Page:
What an awful cycle. If it helps, I and my family understand as patients what you’re going through. We see it in home nursing: lots of charting, usually at the expense of at least time with the patient.

    It also leads to some false sense that all the bases are covered because it is in writing. During our daughter’s most recent hospitalization, her nurse (one we also knew well from home nursing) documented all her many allergies, etc. well pre-surgery. I reminded everyone verbally before surgery.

    You know the rest. The chart was not reviewed; one of the doctors used latex gloves and an iodine prep. Luckily, Hannah didn’t react much, but I’m sure insurance got paid, costs were recovered, etc.. Frustrating!

  • Eric

    October 4, 2007 at 12:05 pm

    Wacky idea as to why RNs ran central supply back then:

    Before women had equal educational and employment opportunity, their choices for a degreed gig with some respect pretty much ran:

    Teacher/School Administrator

    RNs at that time were essentially all women – if you wanted to hire a smart college-educated woman for a position, hiring a nurse was a good way to do so. Look at United Airlines and the first air hostesses – nurses.

    It’s a backdoor affirmative action program to give women an administrative/management gig without saying so.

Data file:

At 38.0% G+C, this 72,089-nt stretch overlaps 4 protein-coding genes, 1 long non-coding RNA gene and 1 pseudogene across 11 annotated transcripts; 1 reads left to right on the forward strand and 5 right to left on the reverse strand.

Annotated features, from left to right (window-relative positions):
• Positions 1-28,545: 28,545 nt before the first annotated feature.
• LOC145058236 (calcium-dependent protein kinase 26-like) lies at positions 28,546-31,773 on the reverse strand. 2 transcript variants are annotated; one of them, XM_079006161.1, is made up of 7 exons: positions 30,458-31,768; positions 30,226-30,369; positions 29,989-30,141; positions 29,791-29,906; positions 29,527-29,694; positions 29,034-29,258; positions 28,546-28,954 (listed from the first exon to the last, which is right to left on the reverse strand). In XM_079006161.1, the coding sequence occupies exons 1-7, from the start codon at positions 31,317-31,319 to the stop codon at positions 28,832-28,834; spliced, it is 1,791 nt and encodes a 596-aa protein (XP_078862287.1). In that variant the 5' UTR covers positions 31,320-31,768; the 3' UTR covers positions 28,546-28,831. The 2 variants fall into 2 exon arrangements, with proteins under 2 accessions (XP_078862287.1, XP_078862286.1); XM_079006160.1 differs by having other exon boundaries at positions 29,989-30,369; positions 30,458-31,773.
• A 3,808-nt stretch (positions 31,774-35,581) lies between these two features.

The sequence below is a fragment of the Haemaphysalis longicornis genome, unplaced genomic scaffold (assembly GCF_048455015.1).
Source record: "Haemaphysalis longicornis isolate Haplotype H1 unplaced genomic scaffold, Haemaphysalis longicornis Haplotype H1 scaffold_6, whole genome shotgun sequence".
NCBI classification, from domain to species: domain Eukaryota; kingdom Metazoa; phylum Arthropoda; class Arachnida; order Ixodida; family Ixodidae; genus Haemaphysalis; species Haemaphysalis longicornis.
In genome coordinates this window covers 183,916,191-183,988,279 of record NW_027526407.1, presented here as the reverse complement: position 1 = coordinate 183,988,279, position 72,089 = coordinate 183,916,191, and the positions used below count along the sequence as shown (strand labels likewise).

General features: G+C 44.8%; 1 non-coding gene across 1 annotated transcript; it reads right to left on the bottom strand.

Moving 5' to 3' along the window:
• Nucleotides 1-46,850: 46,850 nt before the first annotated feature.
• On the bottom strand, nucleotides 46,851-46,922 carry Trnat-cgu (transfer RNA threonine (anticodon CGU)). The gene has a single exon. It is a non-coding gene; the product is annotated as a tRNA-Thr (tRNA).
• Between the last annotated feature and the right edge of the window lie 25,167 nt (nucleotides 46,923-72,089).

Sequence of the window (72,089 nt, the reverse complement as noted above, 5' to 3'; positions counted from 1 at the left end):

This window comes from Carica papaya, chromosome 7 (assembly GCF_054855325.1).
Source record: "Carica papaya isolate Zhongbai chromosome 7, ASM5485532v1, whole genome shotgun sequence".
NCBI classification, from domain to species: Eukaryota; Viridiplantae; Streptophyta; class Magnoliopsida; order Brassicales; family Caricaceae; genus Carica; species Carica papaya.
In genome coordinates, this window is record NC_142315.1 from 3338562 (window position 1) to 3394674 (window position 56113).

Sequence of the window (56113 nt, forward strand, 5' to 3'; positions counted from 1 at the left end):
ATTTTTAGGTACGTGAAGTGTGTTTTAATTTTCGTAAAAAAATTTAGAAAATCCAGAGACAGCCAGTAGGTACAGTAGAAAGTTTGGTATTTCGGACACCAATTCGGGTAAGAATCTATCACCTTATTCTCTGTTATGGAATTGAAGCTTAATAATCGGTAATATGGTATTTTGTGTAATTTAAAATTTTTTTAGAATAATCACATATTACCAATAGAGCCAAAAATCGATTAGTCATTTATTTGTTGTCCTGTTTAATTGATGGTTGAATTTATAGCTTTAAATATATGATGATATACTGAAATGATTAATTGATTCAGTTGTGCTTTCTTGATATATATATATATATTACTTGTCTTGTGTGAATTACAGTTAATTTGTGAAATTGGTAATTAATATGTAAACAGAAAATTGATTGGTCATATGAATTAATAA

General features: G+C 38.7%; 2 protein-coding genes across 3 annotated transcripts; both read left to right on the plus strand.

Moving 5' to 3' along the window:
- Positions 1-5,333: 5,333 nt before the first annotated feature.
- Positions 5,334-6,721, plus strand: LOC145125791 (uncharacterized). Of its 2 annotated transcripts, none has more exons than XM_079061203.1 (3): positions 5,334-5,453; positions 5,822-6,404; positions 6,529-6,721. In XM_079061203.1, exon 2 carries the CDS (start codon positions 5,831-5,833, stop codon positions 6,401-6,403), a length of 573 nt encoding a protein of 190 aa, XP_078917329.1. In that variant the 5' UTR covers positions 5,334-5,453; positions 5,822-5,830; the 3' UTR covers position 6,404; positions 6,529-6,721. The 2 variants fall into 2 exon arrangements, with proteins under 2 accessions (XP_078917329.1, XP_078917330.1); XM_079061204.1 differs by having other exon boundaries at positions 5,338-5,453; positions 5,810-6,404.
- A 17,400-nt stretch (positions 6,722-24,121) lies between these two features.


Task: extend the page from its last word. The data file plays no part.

• Disappearingjohn

    October 4, 2007 at 3:13 pm

    We are actually a little luckier as we are not a JACHO hospital! Believe it or not, we “opted out” and are accredited by the state agency (they still follow JACHO standards, but they are a little less insane).

    We still achieved Magnet, still are a Level 1 trauma center, and now a stroke center, too…

    but no JACHO visits! (still have state ones, though!)

  • ellejai

    October 7, 2007 at 9:41 pm

    How about “Electronic Medical Records”,what they call paperless charting, trying to make seasoned nurses with otherwise excellent documentation skills do this in Resuscitation during a Megatrauma code? Some things need to stay on paper(what if I delay documentation looking for the “bleed-out” icon?)I’d prefer not to get diciplinary action for this….again.

About Me

My name is Kim, and I'm a nurse in the San Francisco Bay area. I've been a nurse for 33 years; I graduated in 1978 with my ADN. My experience is predominately Emergency and Critical Care, and I have also worked in Psychiatry and Pediatrics. I made the decision to be a nurse back in 1966 at the age of nine...